When she had first memorized this passage, they were just words. Good theology. A great framework. But now, they were like springs of living water.
I vaguely remembered the catechism when she began, “”
She paused and then said, “That I am not my own, but belong with body and soul, both in life and in death, to my faithful Savior Jesus Christ.”
I was startled by the power of this simple statement. The greatest comfort we can have is to know that we belong to Jesus. That nothing can separate us from his love or snatch us from his hand. Our lives belong to Christ and in death we will still belong to him.
She went on, “He has fully paid for all my sins with his precious blood and has set me free from all the power of the devil.”
His precious blood has redeemed me. There is no outstanding debt with God. And Satan has no power over me, so there is nothing to fear. This is true comfort.
She continued speaking, enunciating her words slowly, thoughtfully. They weren’t just words. Each phrase was packed with meaning. She continued, “He also preserves me in such a way that without the will of my heavenly father not a hair can fall from my head; indeed all things must work together for my salvation.”
At this point, I was on the edge of tears. Scripture was woven through every line, beautifully entwined to give a breathtaking picture of true comfort.
No matter what happens, God will preserve me. He knows every detail of my life and every hair on my head. Nothing can happen to me apart from his sovereign will. Everything that happens to me is for my good and God’s glory.
Though it’s for my good, it’s not always pleasant or easy. On the contrary, much of it is painful and hard and I wish it would pass me by. But I do know that it is best for me. Matthew 10:26-31 and Romans 8:28, two pivotal passages in my understanding of God’s sovereignty, promise me that. While I generally don’t offer those Scriptures in response to the pain of others, both have brought me immeasurable comfort in my own suffering.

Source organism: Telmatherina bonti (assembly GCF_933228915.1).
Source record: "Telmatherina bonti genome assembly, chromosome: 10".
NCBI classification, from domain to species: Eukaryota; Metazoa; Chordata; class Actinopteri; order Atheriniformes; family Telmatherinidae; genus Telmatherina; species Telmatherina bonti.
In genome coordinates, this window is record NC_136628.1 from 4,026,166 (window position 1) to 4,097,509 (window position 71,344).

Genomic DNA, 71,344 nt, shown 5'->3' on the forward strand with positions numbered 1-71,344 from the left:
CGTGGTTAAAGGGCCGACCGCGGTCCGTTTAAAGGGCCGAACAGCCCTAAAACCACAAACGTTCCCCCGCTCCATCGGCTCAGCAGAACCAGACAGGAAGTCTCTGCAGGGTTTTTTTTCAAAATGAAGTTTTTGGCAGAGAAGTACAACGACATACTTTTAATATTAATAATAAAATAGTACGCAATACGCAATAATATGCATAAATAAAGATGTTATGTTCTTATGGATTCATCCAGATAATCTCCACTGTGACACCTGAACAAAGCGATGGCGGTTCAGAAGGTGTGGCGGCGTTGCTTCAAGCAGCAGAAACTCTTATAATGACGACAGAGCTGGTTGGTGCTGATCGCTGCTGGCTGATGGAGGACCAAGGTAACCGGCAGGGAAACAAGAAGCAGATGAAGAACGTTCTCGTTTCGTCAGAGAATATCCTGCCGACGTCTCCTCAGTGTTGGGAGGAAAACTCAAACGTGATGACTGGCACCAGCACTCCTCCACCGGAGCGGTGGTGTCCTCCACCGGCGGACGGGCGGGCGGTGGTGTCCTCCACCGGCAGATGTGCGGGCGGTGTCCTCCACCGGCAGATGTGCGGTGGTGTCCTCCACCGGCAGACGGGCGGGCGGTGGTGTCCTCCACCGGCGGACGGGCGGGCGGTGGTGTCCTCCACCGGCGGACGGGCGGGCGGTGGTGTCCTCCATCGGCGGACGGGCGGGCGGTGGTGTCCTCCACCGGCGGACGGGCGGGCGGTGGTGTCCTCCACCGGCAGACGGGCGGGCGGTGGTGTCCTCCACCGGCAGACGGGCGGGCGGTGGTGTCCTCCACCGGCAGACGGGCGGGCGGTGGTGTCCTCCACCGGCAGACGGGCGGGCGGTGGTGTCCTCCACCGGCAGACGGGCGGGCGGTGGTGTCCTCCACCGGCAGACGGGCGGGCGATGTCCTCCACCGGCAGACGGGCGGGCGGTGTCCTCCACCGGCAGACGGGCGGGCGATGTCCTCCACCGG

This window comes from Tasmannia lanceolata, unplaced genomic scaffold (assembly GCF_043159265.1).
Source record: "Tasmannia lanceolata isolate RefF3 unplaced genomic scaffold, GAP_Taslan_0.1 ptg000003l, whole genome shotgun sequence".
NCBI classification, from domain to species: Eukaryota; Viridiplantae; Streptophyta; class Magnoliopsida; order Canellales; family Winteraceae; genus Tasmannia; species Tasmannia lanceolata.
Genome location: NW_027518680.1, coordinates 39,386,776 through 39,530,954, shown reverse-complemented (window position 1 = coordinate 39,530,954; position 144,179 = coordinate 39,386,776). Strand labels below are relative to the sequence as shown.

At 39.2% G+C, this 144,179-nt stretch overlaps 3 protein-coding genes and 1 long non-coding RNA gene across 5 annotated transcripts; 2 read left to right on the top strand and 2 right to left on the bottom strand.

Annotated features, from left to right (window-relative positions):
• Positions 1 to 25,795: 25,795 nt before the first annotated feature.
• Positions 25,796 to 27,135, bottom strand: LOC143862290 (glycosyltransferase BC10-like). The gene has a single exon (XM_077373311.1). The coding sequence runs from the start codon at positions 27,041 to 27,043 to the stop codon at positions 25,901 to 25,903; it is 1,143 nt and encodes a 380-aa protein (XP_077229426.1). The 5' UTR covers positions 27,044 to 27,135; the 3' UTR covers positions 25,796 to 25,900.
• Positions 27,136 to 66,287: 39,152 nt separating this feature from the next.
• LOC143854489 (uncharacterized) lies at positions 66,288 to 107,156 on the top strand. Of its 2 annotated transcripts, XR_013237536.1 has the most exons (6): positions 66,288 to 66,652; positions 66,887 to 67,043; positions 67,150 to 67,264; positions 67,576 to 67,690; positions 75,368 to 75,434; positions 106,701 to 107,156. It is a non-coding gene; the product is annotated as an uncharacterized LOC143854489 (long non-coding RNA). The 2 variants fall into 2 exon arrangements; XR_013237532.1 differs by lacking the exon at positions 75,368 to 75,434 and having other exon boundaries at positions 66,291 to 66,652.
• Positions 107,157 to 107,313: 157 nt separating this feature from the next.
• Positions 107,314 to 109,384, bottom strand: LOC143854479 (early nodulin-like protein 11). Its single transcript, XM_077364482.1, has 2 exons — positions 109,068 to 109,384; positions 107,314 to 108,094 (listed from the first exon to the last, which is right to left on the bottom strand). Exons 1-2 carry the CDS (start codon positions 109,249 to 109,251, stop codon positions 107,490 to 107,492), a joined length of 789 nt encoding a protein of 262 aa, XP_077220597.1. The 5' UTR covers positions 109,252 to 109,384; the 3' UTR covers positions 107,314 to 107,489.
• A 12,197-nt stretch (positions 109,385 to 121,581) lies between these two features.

Why had I not meditated on this Scripture-drenched catechism question before?
She finished, “Therefore, by his Holy Spirit, he also assures me of eternal life and makes me heartily willing and ready from now on to live for him.”
Because we are assured of eternal life in heaven, we can endure anything in this temporal life on earth. When we know our end is glorious, we can joyfully and willingly live for him no matter what our circumstances.
When my friend finished reciting, I was speechless. I had called to comfort her, and she was comforting me with the comfort she had received from the Lord.
I decided to commit this part of the Heidelberg catechism to memory as well. When life falls apart, I need to remember these precious words- timeless truths, based on the eternal promises of God in Scripture.
This is true comfort, and it is unchanging.
source : https://www.vaneetha.com/journal/what-true-comfort-looks-like